When the first publicly available web page was accessed on August 23, 1991, Tim Burners Lee’s greatest contribution to mankind triggered an avalanche of possibilities which after 26 years has become an indispensable part of our lives. Internet can be a synonym for connectivity but nothing justifies that proposition as much as Internet of Things (IoT).
Designing products and services to be frictionless will lead to more compelling user experiences and greater affinity with the customer. For example, biometric chip in Apple iPhone helps establish seamless user identity & trust to unlock screen, make one-step secure payment to buy apps from app store etc. In this case, there is a 1:1 relationship between user-device and manufacturer of a device enabling frictionless experience for user. But it is not the same in the case of an upscale hotel that has IoT devices (smart bulbs, digital key locks, smart thermostat, connected vending machines etc.) to enhance guest experience i.e., hotel first needs to secure different manufacturer’s IoT devices procured & installed in its premises and rooms. Then establish a temporary trust relationship between guest checking into the hotel & devices in room and when guest checks out remove the temporary trust established at the time of check-in to avoid misuse of devices by guests etc.
The S of IoT networks
The assumption about big data analytics is that if you capture more data and analyze, the more accurate your results will be. But it doesn’t matter how big your data volume is and how optimized and efficient your analytics algorithms are, if the analyzed data is inaccurate from the sources, then it will surely result into inaccurate analytics.
Smarter, cheaper and always-on devices keep us connected. This includes everything from tiny, low-power sensors to video cameras, actuators and industrial machinery. The sensors and microchips that define Internet of Things (IoT) capture, monitor and share myriad types of data. As the numbers of these smart sensors increase, the amount of information they produce explodes.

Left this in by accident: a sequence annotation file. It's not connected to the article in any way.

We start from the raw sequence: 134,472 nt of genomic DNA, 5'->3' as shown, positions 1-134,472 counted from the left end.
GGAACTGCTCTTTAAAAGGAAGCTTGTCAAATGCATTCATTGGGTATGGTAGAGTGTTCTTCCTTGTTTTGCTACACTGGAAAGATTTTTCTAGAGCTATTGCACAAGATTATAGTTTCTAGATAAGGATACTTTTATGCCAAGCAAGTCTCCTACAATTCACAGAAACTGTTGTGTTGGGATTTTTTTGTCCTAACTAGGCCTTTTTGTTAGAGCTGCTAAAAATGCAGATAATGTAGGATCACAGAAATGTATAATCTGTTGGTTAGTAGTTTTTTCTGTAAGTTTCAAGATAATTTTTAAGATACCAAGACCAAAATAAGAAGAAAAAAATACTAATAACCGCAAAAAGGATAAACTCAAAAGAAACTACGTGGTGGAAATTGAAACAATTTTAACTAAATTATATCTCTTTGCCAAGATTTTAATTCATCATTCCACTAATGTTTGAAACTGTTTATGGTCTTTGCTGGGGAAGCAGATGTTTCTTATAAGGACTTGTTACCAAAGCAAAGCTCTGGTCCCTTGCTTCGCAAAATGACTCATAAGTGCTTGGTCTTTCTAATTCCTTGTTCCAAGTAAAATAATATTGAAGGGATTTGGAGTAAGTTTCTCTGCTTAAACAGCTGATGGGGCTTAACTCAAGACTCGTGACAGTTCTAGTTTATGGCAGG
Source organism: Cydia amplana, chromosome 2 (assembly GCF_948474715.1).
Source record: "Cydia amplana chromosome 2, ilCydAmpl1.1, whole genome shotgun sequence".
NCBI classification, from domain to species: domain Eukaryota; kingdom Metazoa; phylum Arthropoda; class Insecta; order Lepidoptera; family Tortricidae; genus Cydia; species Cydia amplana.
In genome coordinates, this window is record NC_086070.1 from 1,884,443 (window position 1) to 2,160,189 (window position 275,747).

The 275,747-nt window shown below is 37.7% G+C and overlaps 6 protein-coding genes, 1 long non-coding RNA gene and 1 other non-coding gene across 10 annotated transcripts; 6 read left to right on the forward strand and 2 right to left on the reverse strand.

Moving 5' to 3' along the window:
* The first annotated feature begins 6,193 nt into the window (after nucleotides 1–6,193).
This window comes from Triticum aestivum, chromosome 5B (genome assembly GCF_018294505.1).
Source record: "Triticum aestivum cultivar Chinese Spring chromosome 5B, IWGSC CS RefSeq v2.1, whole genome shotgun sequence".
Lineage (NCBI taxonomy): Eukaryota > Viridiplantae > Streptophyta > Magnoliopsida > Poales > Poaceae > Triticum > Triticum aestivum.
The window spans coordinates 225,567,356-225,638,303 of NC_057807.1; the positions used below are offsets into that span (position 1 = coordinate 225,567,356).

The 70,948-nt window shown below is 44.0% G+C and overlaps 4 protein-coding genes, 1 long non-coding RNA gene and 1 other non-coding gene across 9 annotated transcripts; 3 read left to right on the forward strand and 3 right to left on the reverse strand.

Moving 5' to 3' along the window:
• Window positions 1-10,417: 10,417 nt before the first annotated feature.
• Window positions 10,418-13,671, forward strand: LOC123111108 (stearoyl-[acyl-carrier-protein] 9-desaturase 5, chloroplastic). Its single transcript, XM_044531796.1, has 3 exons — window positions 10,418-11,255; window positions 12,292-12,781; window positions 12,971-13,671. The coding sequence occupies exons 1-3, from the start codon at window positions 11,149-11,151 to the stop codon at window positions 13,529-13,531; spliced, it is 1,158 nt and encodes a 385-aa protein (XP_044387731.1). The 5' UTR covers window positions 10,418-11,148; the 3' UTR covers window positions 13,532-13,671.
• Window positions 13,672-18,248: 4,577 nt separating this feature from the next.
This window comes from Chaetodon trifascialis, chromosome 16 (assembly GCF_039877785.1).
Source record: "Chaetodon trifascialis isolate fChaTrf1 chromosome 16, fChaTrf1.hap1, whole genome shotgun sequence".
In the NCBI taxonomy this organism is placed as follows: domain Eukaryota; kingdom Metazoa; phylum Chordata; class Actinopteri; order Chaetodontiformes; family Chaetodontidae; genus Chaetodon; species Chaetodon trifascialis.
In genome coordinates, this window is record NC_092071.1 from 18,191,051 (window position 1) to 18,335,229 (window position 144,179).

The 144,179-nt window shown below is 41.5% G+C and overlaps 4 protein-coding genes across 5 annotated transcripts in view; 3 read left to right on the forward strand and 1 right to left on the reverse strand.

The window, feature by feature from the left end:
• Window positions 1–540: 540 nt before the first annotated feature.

An eventful week
There has been a lot of security news in the couple of weeks between the RSA Conference in San Francisco and Mobile World Congress in Barcelona. First, Google Security revealed a practical approach for generating collisions for the hashing algorithm SHA-1. While long considered vulnerable, SHA-1 has now been rendered all but useless. Second, security vulnerabilities reportedly cost Super Micro Computer to lose Apple as a client, leading to an 8% drop in the company’s market value. And third, the disclosure of a bug in CloudFlare’s services rendered consumers of web-based services from Uber, OkCupid and other companies potentially vulnerable.
Hola! It is that time of the year again when the who’s who of the Communications world and allied ecosystem converge on the mobile world capital Barcelona. With 2,200 companies exhibiting and 100,000+ attendees, MWC 2017 promises to be a significant trade show event. Most companies, including Aricent, invest time and energy to plan their annual presence at MWC. Apart from ensuring you are visible to the people who matter, MWC provides a great platform to grow existing business and generate new opportunities.